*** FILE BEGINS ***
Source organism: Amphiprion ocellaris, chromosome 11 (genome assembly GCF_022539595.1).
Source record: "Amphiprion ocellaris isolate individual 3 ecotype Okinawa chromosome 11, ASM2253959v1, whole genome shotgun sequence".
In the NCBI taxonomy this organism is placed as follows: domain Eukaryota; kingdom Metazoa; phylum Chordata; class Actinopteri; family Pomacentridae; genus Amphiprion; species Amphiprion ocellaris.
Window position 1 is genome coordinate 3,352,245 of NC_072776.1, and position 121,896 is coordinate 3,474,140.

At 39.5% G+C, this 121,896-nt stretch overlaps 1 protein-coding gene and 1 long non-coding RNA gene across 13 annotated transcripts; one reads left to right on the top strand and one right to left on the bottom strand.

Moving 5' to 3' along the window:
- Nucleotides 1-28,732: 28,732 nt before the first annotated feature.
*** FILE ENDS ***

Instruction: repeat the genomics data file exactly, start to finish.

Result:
Source organism: Amphiprion ocellaris, chromosome 11 (genome assembly GCF_022539595.1).
Source record: "Amphiprion ocellaris isolate individual 3 ecotype Okinawa chromosome 11, ASM2253959v1, whole genome shotgun sequence".
In the NCBI taxonomy this organism is placed as follows: domain Eukaryota; kingdom Metazoa; phylum Chordata; class Actinopteri; family Pomacentridae; genus Amphiprion; species Amphiprion ocellaris.
Window position 1 is genome coordinate 3,352,245 of NC_072776.1, and position 121,896 is coordinate 3,474,140.

At 39.5% G+C, this 121,896-nt stretch overlaps 1 protein-coding gene and 1 long non-coding RNA gene across 13 annotated transcripts; one reads left to right on the top strand and one right to left on the bottom strand.

Moving 5' to 3' along the window:
- Nucleotides 1-28,732: 28,732 nt before the first annotated feature.